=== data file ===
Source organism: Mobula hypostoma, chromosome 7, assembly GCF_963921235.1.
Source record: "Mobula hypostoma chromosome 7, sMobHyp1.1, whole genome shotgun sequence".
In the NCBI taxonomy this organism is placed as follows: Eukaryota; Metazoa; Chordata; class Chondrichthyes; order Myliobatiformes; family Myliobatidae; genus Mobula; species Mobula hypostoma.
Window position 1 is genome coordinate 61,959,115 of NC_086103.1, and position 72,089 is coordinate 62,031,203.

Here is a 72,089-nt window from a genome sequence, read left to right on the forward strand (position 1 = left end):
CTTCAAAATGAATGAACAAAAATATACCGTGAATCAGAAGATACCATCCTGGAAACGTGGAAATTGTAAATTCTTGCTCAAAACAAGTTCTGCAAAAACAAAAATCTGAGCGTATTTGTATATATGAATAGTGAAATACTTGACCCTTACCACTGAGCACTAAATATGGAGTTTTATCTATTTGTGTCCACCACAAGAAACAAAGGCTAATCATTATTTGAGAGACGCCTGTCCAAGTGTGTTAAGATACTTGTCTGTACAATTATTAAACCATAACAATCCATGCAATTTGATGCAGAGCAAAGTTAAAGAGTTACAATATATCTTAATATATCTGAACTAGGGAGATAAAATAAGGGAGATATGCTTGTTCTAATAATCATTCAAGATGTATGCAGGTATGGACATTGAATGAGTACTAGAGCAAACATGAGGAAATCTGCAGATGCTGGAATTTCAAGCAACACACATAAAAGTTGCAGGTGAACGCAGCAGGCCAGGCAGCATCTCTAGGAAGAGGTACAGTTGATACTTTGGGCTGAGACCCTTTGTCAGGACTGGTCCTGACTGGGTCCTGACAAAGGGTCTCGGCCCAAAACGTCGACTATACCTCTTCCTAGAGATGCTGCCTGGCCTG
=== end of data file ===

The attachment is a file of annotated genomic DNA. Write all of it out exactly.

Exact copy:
Source organism: Mobula hypostoma, chromosome 7, assembly GCF_963921235.1.
Source record: "Mobula hypostoma chromosome 7, sMobHyp1.1, whole genome shotgun sequence".
In the NCBI taxonomy this organism is placed as follows: Eukaryota; Metazoa; Chordata; class Chondrichthyes; order Myliobatiformes; family Myliobatidae; genus Mobula; species Mobula hypostoma.
Window position 1 is genome coordinate 61,959,115 of NC_086103.1, and position 72,089 is coordinate 62,031,203.

Here is a 72,089-nt window from a genome sequence, read left to right on the forward strand (position 1 = left end):
CTTCAAAATGAATGAACAAAAATATACCGTGAATCAGAAGATACCATCCTGGAAACGTGGAAATTGTAAATTCTTGCTCAAAACAAGTTCTGCAAAAACAAAAATCTGAGCGTATTTGTATATATGAATAGTGAAATACTTGACCCTTACCACTGAGCACTAAATATGGAGTTTTATCTATTTGTGTCCACCACAAGAAACAAAGGCTAATCATTATTTGAGAGACGCCTGTCCAAGTGTGTTAAGATACTTGTCTGTACAATTATTAAACCATAACAATCCATGCAATTTGATGCAGAGCAAAGTTAAAGAGTTACAATATATCTTAATATATCTGAACTAGGGAGATAAAATAAGGGAGATATGCTTGTTCTAATAATCATTCAAGATGTATGCAGGTATGGACATTGAATGAGTACTAGAGCAAACATGAGGAAATCTGCAGATGCTGGAATTTCAAGCAACACACATAAAAGTTGCAGGTGAACGCAGCAGGCCAGGCAGCATCTCTAGGAAGAGGTACAGTTGATACTTTGGGCTGAGACCCTTTGTCAGGACTGGTCCTGACTGGGTCCTGACAAAGGGTCTCGGCCCAAAACGTCGACTATACCTCTTCCTAGAGATGCTGCCTGGCCTG